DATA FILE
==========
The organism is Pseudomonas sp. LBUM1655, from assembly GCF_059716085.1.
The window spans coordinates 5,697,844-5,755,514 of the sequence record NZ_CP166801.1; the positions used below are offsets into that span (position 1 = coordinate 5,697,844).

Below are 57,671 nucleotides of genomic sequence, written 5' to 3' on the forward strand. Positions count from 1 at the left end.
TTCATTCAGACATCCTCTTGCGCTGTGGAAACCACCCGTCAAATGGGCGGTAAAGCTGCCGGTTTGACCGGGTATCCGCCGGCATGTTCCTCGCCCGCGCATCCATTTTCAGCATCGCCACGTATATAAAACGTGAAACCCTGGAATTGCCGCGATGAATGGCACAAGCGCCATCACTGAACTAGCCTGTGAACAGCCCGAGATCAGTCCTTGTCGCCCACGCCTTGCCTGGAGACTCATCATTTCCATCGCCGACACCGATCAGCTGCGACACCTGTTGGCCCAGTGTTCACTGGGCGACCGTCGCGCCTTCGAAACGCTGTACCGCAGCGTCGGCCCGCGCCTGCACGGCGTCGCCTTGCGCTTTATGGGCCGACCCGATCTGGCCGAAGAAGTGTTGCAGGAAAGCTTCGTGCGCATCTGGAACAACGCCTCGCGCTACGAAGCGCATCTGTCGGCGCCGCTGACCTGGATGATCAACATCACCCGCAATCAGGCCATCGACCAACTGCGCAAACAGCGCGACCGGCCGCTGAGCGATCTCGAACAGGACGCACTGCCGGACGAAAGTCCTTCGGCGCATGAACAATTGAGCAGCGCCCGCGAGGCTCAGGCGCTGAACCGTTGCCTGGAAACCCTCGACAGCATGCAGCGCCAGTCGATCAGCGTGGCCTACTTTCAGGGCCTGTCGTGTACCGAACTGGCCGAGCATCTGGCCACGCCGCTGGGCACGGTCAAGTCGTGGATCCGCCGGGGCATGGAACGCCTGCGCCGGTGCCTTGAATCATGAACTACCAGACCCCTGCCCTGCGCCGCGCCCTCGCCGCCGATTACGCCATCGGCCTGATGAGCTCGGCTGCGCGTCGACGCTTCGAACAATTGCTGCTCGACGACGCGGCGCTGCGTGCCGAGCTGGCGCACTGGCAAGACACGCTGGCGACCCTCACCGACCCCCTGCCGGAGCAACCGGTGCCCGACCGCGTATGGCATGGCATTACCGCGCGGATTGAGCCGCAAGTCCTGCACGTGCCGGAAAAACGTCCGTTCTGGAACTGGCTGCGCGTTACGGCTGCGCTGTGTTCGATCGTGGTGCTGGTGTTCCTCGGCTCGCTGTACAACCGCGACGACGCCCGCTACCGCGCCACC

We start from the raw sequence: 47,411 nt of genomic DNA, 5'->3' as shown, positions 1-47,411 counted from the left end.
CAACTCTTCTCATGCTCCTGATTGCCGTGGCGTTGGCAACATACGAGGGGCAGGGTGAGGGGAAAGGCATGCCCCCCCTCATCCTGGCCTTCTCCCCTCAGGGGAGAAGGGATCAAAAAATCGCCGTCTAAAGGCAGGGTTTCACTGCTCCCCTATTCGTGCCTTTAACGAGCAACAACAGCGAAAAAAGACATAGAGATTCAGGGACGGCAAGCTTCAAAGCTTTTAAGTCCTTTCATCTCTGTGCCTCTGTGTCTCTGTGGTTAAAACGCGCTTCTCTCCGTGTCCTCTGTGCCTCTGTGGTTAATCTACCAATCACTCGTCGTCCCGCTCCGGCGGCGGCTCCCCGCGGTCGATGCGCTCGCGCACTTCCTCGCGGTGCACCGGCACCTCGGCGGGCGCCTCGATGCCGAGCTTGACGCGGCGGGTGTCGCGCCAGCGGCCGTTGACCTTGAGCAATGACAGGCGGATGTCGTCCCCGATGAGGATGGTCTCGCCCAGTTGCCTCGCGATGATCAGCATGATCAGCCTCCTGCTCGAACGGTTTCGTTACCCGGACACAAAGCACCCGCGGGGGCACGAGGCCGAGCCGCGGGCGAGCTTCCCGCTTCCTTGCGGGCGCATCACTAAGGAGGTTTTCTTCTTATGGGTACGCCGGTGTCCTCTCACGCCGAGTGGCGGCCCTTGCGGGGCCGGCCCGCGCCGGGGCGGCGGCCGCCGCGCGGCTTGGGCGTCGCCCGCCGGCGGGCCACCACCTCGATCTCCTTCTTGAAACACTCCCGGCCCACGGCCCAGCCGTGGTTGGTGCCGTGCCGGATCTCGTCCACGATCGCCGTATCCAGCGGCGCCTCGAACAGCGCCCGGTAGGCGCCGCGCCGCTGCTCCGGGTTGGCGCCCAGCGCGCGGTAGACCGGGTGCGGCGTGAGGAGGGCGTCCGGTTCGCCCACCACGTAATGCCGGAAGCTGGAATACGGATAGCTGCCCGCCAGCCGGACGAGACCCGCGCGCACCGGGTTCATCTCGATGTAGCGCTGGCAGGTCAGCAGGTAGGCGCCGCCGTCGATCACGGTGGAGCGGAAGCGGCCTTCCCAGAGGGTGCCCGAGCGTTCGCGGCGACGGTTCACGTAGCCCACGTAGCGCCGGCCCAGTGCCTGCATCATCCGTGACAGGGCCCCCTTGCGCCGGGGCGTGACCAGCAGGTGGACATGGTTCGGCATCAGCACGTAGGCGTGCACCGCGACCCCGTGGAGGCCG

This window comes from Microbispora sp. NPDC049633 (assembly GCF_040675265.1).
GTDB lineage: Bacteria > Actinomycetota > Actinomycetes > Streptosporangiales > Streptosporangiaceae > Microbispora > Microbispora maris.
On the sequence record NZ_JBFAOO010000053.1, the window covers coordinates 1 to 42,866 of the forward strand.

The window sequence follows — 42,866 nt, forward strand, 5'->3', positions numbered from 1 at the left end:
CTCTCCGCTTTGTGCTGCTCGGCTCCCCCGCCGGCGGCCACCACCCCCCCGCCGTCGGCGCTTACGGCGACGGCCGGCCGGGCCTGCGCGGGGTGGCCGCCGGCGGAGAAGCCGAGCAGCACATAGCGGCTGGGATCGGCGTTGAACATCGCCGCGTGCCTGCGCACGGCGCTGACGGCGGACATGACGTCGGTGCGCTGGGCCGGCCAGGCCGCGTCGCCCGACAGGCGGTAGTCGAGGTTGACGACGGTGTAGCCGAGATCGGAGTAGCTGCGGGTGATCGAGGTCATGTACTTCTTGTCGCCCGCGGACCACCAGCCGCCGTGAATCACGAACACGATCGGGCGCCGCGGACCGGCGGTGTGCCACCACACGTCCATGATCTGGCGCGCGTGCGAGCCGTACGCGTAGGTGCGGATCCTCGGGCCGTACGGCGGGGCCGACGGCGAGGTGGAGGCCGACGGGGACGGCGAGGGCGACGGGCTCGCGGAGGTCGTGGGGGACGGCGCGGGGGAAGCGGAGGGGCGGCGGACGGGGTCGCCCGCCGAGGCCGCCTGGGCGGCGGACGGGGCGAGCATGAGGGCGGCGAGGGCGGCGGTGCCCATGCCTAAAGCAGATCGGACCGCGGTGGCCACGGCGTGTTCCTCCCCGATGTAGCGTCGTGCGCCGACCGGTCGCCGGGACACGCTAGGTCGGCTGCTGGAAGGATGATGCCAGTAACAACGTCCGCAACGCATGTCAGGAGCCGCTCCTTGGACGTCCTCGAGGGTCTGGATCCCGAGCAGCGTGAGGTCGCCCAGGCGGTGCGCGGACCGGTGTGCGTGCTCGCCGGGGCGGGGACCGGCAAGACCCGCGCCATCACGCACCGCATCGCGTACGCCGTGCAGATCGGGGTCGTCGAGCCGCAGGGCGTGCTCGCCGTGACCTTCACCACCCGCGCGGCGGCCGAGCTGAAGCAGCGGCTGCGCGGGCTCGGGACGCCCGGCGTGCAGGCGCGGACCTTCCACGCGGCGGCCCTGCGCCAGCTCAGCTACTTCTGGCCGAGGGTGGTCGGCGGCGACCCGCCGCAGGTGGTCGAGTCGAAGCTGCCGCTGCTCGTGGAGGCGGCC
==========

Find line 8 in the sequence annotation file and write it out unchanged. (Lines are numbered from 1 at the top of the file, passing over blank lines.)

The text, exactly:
GTDB lineage: Bacteria > Actinomycetota > Actinomycetes > Streptosporangiales > Streptosporangiaceae > Microbispora > Microbispora maris.